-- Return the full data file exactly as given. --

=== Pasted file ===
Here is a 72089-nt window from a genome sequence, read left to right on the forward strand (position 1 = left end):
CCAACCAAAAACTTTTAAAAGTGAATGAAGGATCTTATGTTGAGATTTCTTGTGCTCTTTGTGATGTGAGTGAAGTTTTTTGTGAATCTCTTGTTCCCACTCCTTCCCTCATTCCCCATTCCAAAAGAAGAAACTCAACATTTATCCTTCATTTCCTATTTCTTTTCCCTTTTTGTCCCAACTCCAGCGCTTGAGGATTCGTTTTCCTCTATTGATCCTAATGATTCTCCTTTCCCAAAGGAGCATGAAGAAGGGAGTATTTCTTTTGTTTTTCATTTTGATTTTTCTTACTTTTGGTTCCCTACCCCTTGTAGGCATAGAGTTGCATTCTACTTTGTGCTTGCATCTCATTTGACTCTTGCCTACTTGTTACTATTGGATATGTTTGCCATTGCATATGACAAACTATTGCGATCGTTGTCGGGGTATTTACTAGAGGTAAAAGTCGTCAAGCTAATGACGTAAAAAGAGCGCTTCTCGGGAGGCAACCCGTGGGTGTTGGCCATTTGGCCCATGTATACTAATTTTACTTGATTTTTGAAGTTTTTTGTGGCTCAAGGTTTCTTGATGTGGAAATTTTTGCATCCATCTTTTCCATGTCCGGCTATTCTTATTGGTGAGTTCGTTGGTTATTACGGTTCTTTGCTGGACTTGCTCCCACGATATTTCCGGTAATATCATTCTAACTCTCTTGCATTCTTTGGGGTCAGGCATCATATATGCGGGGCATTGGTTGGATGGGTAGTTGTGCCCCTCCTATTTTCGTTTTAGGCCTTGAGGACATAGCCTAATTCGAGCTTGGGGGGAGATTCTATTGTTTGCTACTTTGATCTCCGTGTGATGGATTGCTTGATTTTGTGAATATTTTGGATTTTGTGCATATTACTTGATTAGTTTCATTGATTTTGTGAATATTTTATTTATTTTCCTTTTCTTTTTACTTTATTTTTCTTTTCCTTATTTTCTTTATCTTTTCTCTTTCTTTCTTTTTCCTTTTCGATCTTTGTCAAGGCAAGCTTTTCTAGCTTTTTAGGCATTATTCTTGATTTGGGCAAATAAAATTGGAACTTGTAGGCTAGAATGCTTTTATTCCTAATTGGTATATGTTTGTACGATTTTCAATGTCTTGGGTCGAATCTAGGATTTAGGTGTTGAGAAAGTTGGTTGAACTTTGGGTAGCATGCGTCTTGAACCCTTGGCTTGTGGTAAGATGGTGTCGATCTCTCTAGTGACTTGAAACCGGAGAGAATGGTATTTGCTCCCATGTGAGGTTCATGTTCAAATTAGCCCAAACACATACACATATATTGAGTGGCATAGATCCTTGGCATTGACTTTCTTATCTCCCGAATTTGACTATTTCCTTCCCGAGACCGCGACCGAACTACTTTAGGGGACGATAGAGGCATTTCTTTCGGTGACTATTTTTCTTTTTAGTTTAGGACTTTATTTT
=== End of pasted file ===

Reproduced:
Here is a 72089-nt window from a genome sequence, read left to right on the forward strand (position 1 = left end):
CCAACCAAAAACTTTTAAAAGTGAATGAAGGATCTTATGTTGAGATTTCTTGTGCTCTTTGTGATGTGAGTGAAGTTTTTTGTGAATCTCTTGTTCCCACTCCTTCCCTCATTCCCCATTCCAAAAGAAGAAACTCAACATTTATCCTTCATTTCCTATTTCTTTTCCCTTTTTGTCCCAACTCCAGCGCTTGAGGATTCGTTTTCCTCTATTGATCCTAATGATTCTCCTTTCCCAAAGGAGCATGAAGAAGGGAGTATTTCTTTTGTTTTTCATTTTGATTTTTCTTACTTTTGGTTCCCTACCCCTTGTAGGCATAGAGTTGCATTCTACTTTGTGCTTGCATCTCATTTGACTCTTGCCTACTTGTTACTATTGGATATGTTTGCCATTGCATATGACAAACTATTGCGATCGTTGTCGGGGTATTTACTAGAGGTAAAAGTCGTCAAGCTAATGACGTAAAAAGAGCGCTTCTCGGGAGGCAACCCGTGGGTGTTGGCCATTTGGCCCATGTATACTAATTTTACTTGATTTTTGAAGTTTTTTGTGGCTCAAGGTTTCTTGATGTGGAAATTTTTGCATCCATCTTTTCCATGTCCGGCTATTCTTATTGGTGAGTTCGTTGGTTATTACGGTTCTTTGCTGGACTTGCTCCCACGATATTTCCGGTAATATCATTCTAACTCTCTTGCATTCTTTGGGGTCAGGCATCATATATGCGGGGCATTGGTTGGATGGGTAGTTGTGCCCCTCCTATTTTCGTTTTAGGCCTTGAGGACATAGCCTAATTCGAGCTTGGGGGGAGATTCTATTGTTTGCTACTTTGATCTCCGTGTGATGGATTGCTTGATTTTGTGAATATTTTGGATTTTGTGCATATTACTTGATTAGTTTCATTGATTTTGTGAATATTTTATTTATTTTCCTTTTCTTTTTACTTTATTTTTCTTTTCCTTATTTTCTTTATCTTTTCTCTTTCTTTCTTTTTCCTTTTCGATCTTTGTCAAGGCAAGCTTTTCTAGCTTTTTAGGCATTATTCTTGATTTGGGCAAATAAAATTGGAACTTGTAGGCTAGAATGCTTTTATTCCTAATTGGTATATGTTTGTACGATTTTCAATGTCTTGGGTCGAATCTAGGATTTAGGTGTTGAGAAAGTTGGTTGAACTTTGGGTAGCATGCGTCTTGAACCCTTGGCTTGTGGTAAGATGGTGTCGATCTCTCTAGTGACTTGAAACCGGAGAGAATGGTATTTGCTCCCATGTGAGGTTCATGTTCAAATTAGCCCAAACACATACACATATATTGAGTGGCATAGATCCTTGGCATTGACTTTCTTATCTCCCGAATTTGACTATTTCCTTCCCGAGACCGCGACCGAACTACTTTAGGGGACGATAGAGGCATTTCTTTCGGTGACTATTTTTCTTTTTAGTTTAGGACTTTATTTT